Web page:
Received 12 February 2016; accepted 2 May 2016; published 5 May 2016
The importance of metal semiconductor interfaces comes from the fact that most electronic devices are interconnected using metallic wiring that forms metal-semiconductor contacts. The properties of these contacts can vary considerably depending on the nature of the interface with the semiconductor.
The emergence of variable low-energy positron beams enabled depth resolved studies at near-surface and interfacial regions of samples, and positrons of controllable energy are implanted into samples with mean energies between 0.1 and 25 keV, corresponding to mean depths from the surface to several micro meters.
When energetic positrons are implanted into a material, they rapidly undergo elastic and inelastic collisions with electrons. This process takes about 10 p sec. Phonon scattering then reduces the positron to thermal energies. After some diffusion at these low velocities, the positron will annihilate with an energetic electron. The Doppler broadening of the two annihilation photons will therefore be mainly due to the motion of the lattice electrons. However, if positrons are trapped in point defects such as vacancies, the positrons will sample a different distribution of electron velocities, and this may be seen in the reduced broadening of the 511 keV photon spectra recorded by germanium detector   .
Analysis of annihilation gamma ray energy spectra yields information on atomic-scale structure via the measurement of Doppler broadening associated with the mean electron momentum at the annihilation sites, which is typically expressed by the single-number parameter S. The Doppler broadening S-parameter is defined as the counts in a central region of the annihilation peak divided by the total counts in the annihilation peak.
By analyzing the spectra, regions of the sample where positrons are annihilated can be easily determined but quantitative information and conclusions can be obtained only by fitting these results with a theoretical fitting  .
There are many studies of different interfaces by positrons in literature and internal electric field associated with energy band bending is extensively studied  -  , but the discussion on the need of First-principles calculations rises more attention in the way that the interfaces are modeled  . Interfaces and heterostructures are considered complex systems and in order to understand measured positron annihilation parameters, a reliable computational modeling is required as the interaction of positrons with surfaces is not easy to model.
The motivation for these studies is how to treat interfaces when theoretical fittings of positron experimental results are required to obtain reliable information.
2. Positrons at Interfaces
To understand positron annihilation parameters measured for Metal-Semiconductor (MS) structure, the material’s affinity and internal electric field in the depleted region must be accounted for. The simple physical form of the measured S parameter at certain energy E can be written as:
where, , , , correspond to 100% annihilation in epithermal, surface, film, Interface and bulk states and F(E)’s are respective fractions annihilating at each state. A computational fitting program with flexible models is required to calculate these fractions, a vital need is the knowledge of materials positron affinities. The positron affinity is a bulk property of materials. It is defined as a sum of electron () and positron () chemical potentials,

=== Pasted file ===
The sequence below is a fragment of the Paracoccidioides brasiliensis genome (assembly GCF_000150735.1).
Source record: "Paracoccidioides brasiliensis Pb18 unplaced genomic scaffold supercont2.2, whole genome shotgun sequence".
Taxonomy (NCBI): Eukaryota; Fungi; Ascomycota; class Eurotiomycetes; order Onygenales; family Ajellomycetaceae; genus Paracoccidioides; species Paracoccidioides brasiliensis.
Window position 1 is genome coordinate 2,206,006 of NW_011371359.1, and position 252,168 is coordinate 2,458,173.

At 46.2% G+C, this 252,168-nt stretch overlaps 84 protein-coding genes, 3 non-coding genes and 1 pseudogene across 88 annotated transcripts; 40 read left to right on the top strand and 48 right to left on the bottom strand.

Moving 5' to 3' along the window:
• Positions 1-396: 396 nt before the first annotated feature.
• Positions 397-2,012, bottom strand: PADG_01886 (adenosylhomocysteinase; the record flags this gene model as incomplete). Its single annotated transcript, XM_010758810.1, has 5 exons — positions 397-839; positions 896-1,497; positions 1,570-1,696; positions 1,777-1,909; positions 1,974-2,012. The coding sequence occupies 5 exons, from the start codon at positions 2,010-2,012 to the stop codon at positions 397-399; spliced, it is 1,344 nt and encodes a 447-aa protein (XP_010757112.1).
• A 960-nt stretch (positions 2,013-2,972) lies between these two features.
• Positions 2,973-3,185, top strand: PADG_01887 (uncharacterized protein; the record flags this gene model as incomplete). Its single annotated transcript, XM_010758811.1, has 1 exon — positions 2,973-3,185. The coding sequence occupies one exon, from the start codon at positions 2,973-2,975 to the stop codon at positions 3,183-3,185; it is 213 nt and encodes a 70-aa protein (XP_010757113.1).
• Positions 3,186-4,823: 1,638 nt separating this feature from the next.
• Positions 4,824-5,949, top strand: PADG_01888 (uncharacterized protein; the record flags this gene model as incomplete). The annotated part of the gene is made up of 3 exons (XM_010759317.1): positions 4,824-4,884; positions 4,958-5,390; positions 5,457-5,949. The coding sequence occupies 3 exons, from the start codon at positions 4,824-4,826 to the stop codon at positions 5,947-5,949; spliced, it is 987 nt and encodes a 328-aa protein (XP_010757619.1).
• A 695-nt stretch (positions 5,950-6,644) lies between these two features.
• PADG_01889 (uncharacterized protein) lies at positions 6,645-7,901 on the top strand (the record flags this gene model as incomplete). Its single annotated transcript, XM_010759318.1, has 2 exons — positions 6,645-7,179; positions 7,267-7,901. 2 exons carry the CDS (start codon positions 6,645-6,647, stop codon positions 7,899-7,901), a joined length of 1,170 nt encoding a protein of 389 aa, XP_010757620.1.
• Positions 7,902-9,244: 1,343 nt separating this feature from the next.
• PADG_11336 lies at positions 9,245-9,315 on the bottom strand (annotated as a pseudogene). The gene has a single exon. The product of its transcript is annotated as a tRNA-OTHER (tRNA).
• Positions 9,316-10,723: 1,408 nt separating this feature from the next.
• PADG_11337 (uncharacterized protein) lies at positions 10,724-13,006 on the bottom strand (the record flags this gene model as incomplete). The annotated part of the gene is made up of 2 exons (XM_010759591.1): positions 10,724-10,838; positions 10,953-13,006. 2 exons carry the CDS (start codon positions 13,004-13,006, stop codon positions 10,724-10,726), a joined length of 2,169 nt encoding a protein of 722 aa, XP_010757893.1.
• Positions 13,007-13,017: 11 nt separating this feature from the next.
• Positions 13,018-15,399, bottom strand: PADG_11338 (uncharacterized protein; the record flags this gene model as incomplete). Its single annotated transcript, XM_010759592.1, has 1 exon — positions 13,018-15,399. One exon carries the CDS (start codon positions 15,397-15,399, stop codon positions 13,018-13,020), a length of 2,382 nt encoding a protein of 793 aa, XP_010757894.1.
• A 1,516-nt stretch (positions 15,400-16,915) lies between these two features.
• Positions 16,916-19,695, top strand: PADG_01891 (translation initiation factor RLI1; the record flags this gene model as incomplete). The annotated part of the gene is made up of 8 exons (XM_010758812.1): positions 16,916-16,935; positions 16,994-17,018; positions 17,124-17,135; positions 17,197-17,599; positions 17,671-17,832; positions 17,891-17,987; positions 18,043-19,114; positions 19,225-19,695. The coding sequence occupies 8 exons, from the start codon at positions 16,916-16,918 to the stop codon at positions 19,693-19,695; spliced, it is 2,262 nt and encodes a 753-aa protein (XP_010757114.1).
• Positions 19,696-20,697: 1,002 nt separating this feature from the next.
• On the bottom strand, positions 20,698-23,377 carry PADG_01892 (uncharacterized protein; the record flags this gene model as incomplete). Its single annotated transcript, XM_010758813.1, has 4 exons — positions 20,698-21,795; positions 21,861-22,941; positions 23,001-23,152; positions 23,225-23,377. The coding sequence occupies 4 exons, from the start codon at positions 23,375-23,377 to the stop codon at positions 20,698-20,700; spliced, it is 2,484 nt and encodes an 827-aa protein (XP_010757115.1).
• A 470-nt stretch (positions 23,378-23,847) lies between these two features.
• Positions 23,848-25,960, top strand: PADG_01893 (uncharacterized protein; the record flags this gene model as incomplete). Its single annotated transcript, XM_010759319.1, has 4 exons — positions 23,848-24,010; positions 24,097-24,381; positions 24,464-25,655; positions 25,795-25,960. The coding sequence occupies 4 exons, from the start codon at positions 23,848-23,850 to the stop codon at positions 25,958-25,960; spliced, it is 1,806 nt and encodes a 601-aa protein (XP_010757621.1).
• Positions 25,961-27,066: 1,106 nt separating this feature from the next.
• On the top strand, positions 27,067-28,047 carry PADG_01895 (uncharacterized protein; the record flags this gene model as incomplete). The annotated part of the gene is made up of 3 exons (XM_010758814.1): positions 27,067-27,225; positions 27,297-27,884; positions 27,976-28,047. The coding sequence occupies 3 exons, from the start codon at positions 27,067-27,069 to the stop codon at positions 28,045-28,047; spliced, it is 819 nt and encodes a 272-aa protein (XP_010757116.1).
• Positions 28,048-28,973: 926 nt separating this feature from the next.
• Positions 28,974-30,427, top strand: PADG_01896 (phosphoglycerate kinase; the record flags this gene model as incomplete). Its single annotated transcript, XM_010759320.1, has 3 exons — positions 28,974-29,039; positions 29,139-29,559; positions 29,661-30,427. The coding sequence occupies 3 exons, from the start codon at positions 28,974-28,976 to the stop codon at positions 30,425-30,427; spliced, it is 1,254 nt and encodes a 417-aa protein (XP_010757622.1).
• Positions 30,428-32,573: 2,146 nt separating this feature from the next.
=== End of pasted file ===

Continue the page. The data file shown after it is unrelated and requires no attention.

When two materials are in contact, the difference between their affinities determines the step of the positron potential at the interface  . In metals, when two materials are in contact, Fermi levels equilize themselves by charge transfer and the interface dipole D can be written as:
where and are electron chemical potentials for materials A and B while separated.
The difference between positron energy levels on sides of the interface and is given by:
Depending on the value of, the potential well can be regarded as an attractive or repulsive for positrons. When one of the materials is semiconductor, there are no extended charge states to accommodate the charge in the semiconductor side resulting in band bending  .
3. Experimental Details
Each sample is prepared by thermal evaporation of 100-nm-thick Al or Au layers onto a p-type Si (111) and on n-type GaAs substrates at room temperature and a base pressure of 10−5 Torr one at a time. The Si substrates were chemically cleaned by action and toluene, and finally HF dipped, then rapidly dried and loaded into the vacuum chamber and pumped down. The HF treatment is to remove the oxide layer usually exists on silicon wafers.
The samples were loaded at different times in the sample chamber of Herodotus positron beam at Royal Holloway University of London. Annihilation gamma energy spectra were recorded for incident positron energies E from 0.1 to 25 keV for half hour duration by a high-purity Ge detector system for each sample. Then the sample Aluminum on silicon structure was placed in the chamber with different external applied voltages (−10 V, +10 V and +45 V) and gamma spectra were recorded under each of these conditions. Finally, annihilation spectra were also recorded for the back of the Si and GaAS samples in order to obtain reference parameters for the two substrates.
The S parameter was calculated for each spectrum at all positron energies by summing counts in 17 central channels divided by the sum of counts in 64 channels representing the whole annihilation peak. Figure 1 shows the calculated S parameter as a function of positron energy for the Al/Si (MS) structure sample, it also shows a curve of S parameter for bulk silicon (reference silicon), this is obtained from studying the back of the same sample. Two states are clearly seen, surface and bulk of the silicon. In the Al/Si MS structure curve, a clear peak at low energy represents the film followed by interface which is clearly seen at about 5 keV.
In Figure 2, S parameters for the Au/Si sample are plotted against positron energies together with the curve of the bulk silicon, the Au film is seen as the lower part of the curve. The variation of S parameter with respect to the positron energy for Au/GaAs sample is shown in Figure 3, four regions are identified as, new surface, Au film (the lower part of S values), interface (at about 9 keV) and GaAs substrate, the top curve is the result of GaAs back side of the sample, two states as expected are seen with large existence of epithermal positrons signal.
Figure 1. Variation of S parameter as a function of positron energy (keV) in Al/Si sample and in Si substrate. The solid lines represent the best fits to the data using ROYPROF  .